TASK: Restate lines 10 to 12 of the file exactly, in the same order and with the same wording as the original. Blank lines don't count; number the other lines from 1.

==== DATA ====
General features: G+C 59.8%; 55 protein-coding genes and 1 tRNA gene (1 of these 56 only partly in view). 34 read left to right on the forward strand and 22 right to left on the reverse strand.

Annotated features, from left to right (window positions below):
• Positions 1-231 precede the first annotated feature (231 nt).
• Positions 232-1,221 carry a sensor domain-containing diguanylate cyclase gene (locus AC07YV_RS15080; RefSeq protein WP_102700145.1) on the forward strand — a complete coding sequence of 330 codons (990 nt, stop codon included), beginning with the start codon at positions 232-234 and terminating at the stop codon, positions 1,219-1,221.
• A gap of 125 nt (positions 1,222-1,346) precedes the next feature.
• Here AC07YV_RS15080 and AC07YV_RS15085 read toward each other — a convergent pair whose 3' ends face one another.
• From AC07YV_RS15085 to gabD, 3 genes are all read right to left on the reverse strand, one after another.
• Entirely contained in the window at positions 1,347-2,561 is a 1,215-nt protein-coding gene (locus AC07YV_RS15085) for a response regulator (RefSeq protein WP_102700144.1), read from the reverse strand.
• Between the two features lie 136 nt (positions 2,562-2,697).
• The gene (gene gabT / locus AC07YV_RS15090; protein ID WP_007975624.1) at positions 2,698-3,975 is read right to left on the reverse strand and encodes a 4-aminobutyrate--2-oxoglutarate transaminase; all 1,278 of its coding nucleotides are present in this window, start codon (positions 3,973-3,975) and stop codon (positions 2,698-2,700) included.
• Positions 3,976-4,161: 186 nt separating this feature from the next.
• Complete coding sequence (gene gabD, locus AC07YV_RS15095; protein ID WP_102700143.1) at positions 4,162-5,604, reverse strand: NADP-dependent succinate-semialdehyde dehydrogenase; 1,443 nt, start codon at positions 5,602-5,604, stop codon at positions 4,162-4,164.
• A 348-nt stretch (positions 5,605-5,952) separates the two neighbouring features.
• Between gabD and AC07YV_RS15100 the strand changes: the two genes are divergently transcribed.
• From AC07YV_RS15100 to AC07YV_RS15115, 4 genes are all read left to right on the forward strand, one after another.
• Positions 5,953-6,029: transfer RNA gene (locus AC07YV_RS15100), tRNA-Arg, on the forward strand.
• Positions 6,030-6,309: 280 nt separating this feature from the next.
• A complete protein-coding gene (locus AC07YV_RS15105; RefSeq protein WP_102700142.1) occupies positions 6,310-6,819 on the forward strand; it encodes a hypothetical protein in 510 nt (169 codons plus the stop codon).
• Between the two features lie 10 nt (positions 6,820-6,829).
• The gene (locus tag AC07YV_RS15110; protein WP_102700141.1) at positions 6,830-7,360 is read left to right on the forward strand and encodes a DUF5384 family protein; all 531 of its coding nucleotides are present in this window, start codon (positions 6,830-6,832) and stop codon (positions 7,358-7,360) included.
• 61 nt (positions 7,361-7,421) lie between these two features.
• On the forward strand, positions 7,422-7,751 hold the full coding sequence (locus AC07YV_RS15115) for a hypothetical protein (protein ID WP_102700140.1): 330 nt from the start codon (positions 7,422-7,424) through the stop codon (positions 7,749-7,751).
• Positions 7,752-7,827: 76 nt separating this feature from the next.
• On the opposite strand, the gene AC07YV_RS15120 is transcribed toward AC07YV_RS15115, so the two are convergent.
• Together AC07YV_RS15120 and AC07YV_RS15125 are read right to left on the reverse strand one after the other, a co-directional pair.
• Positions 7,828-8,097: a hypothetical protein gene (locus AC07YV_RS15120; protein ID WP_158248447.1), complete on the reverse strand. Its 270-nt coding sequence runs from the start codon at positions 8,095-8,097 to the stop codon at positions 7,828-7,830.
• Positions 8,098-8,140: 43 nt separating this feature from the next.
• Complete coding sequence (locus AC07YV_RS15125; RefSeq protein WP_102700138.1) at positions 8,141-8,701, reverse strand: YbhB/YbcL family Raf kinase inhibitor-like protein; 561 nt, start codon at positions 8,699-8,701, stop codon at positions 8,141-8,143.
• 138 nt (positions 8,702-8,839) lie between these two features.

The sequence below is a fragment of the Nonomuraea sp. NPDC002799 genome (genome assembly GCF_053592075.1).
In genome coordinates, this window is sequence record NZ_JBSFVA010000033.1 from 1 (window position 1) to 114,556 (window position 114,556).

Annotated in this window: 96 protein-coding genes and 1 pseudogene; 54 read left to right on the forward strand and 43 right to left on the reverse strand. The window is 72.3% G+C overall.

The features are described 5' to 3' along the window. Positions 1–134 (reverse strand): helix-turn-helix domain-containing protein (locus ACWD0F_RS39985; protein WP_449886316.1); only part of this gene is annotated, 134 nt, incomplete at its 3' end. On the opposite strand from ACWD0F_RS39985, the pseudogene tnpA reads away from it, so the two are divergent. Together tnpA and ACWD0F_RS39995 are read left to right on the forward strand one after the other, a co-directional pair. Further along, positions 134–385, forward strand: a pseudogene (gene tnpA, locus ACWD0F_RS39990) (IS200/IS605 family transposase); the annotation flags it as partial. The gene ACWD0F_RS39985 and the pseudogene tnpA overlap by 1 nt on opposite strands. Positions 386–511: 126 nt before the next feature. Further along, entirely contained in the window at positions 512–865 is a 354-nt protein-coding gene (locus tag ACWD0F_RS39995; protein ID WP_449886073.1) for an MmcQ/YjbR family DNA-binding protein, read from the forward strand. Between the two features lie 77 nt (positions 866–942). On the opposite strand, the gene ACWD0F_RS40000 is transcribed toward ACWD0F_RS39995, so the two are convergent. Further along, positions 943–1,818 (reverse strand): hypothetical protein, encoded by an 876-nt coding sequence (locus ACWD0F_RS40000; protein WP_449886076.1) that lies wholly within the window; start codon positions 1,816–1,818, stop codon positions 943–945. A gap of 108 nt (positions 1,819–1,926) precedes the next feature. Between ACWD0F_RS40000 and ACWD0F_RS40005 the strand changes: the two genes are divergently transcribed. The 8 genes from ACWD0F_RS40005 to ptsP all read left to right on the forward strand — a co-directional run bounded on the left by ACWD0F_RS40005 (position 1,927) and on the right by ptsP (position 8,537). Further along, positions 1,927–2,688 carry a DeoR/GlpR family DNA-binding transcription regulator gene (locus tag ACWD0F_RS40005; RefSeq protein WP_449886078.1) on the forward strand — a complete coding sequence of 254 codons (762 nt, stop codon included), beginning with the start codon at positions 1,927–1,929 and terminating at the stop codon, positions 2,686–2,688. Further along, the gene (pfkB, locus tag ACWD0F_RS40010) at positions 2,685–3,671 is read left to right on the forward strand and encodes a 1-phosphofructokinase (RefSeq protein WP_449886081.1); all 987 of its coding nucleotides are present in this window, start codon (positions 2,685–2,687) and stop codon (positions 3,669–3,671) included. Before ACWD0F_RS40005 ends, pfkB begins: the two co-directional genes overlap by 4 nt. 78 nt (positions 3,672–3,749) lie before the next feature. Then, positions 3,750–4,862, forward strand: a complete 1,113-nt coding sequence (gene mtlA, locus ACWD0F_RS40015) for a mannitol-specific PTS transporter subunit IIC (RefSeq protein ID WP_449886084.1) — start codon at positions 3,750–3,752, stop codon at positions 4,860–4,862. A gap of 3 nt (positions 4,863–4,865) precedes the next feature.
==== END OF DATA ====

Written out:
• The gene (gene gabT / locus AC07YV_RS15090; protein ID WP_007975624.1) at positions 2,698-3,975 is read right to left on the reverse strand and encodes a 4-aminobutyrate--2-oxoglutarate transaminase; all 1,278 of its coding nucleotides are present in this window, start codon (positions 3,973-3,975) and stop codon (positions 2,698-2,700) included.
• Positions 3,976-4,161: 186 nt separating this feature from the next.
• Complete coding sequence (gene gabD, locus AC07YV_RS15095; protein ID WP_102700143.1) at positions 4,162-5,604, reverse strand: NADP-dependent succinate-semialdehyde dehydrogenase; 1,443 nt, start codon at positions 5,602-5,604, stop codon at positions 4,162-4,164.